The New Republican Civil War

In lower Alabama, the first battle in the intraparty fight has gotten nasty.

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Charles Ommanney / Reportage by Getty Images for TIME

Republican Dean Young campaigns at the Williams Station Day County Fair in Atmore, Ala., Oct. 26, 2013.

The fight for the future of the Republican Party has begun.

Deep in the heart of the South, a Republican runoff for the vacant seat in Alabama’s First Congressional District has emerged as a proxy war between the GOP’s business wing and a Tea Party movement that saw the government shutdown as just the first step in the right direction. The safe-seat skirmish between Bradley Byrne, a conservative former state legislator, and Dean Young, an arch-conservative Tea Party upstart, has taken on national import, as I write in this week’s issue of TIME.

On Thursday, less than a week before the Nov. 5 Republican runoff, voters across Alabama’s First Congressional District will open their mailboxes to find a double-sided flyer, a copy of which TIME obtained exclusively. At first glance, the mailer may seem like a standard plug. But it says plenty about both the dynamics of the jigsaw-puzzle district, as well as the national battle that is erupting for the soul of the party.

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First, note the source. The U.S. Chamber of Commerce is the titan of Washington business groups, which were deeply dismayed by the government shutdown. The Chamber spent more than $35 million in 2012, and intends to mount a “vigorous” effort across Republican primaries next year in support of business-friendly allies, the group’s president, Tom Donohue, told reporters in Washington recently. On Oct. 29, it became the second major national organization to endorse Byrne, following the NRA. A series of local organizations and a spate of political officials have also thrown in their lot with the former lawmaker, who came up short in his 2010 bid to win the governorship.

(Click here to join TIME for as little as $2.99 to read Alex Altman’s story on the emerging 2014 battle between establishment and Tea Party Republicans.)

The mailer declares Byrne a “strong conservative.” One reason the Chamber applies the label is that opponents say otherwise. A former Democrat—a not-uncommon skeleton for conservatives in the old South—Byrne once donated to Bill Clinton (“the worst mistake of my life,” he says) and as a legislator took a vote that raised taxes a decade ago. But “by every reasonable standard,” says Quin Hillyer, a conservative journalist who finished fourth in the primary before endorsing Byrne, “he is a solid Reagan conservative.” The differences between two candidates’ policy positions on Obamacare, spending, taxes and social issues are small. As in Washington, the difference between the so-called GOP establishment and the conservative counterpart is largely a question of tactics and tone.

Byrne’s conservatism—and for that matter, the candidate himself—is a secondary consideration on the flyer. His smiling face is smaller than House Democratic leader Nancy Pelosi’s. This is no accident. The subtext suggests that a vote for Young could jeopardize the House Republican majority, which was shaken slightly by the shutdown fiasco. And there is some merit to the theory.

(MORE: Science Asks: Who’s More Pig-Headed, Dems or Republicans?)

Young likes to boast that he would be “one of the most conservative members of Congress,” and there is no reason to doubt the claim. “I’m a Ted Cruz guy,” he says, adding of Byrne: “He’s a Mitch McConnell guy.” Young’s reverence for the Texas provocateur, and his record of overheated rhetoric, have stirred fears even among movement conservative stalwarts. While the GOP establishment is all-in for Byrne, across the great Republican divide, Tea Party allies have been conspicuously absent.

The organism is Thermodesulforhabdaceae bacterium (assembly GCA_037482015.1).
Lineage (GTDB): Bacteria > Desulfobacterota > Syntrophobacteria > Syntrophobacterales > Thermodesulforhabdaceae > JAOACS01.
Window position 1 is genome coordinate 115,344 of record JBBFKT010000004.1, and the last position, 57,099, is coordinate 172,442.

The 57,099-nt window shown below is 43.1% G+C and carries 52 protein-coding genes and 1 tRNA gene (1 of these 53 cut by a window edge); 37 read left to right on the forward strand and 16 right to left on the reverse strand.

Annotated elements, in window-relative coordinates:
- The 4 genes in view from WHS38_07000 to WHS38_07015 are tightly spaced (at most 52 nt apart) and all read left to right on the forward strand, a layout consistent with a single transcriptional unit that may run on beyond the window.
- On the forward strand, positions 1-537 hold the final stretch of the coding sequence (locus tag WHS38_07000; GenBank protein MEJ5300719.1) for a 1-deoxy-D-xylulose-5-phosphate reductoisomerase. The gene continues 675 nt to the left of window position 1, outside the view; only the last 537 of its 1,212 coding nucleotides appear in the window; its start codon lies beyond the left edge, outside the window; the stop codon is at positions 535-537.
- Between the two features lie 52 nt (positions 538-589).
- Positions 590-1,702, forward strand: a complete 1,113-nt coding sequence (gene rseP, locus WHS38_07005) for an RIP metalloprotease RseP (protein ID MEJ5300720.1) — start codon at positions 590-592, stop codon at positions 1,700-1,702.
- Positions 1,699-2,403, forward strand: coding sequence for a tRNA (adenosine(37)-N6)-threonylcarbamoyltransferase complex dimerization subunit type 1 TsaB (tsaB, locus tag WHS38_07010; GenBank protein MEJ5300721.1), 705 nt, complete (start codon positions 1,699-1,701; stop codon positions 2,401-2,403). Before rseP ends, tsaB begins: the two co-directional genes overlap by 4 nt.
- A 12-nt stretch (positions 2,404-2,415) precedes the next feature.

The Club for Growth took a look at the race and evidently decided not to jump in. Ditto the Madison Project. According to multiple sources inside the Tea Party movement and in Alabama, grassroots groups were put off by Young’s ramshackle campaign and lack of polish as a candidate. (One notable exception: Our Voice PAC, an outfit led by former Nevada Senate candidate Sharron Angle—the kind of insurgent the Club and others are desperate to forget—plunged in with TV ads for Young.) At a debate in Mobile, I watched Young flub a simple question about the recent Supreme Court decision on the Voting Rights Act, a critical issue in the South.

It is also possible that national conservative groups were put off by Young’s long history of comments opposing gay marriage. During the nine-way primary, he tried to coax fellow Republicans into signing a pledge to oppose the practice, which he told TIME was “ripping apart the moral fabric of America.” This stance is common in lower Alabama; indeed, it may have helped propel Young into the runoff. And it has long been a central tenet of the GOP, codified into the party platform as late as last summer. But now that more than half of Americans support marriage equality, a candidate with a deep-seated and vociferous opposition to gay marriage may not be what national groups have in mind.

There is no question Young feels jilted. “The establishment organizations are getting behind Bradley Byrne,” he says, whereas the national Tea Party groups “are not showing up.” He believes their absence is telling. “This is a bellwether election,” he says. “If I win, the Tea Party is alive and well.”

And if he loses? “If we can’t win in South Alabama,” Young drawls, “the Tea Party needs to hang it up.”

Correction appended, Oct. 31: This post originally misidentified Bradley Byrne as the candidate who botched the debate question about the Voting Rights Act.  

MORE: The Republicans Have a Steve King Problem

Click here to join TIME for as little as $2.99 to read Alex Altman’s story on the emerging 2014 battle between establishment and Tea Party Republicans.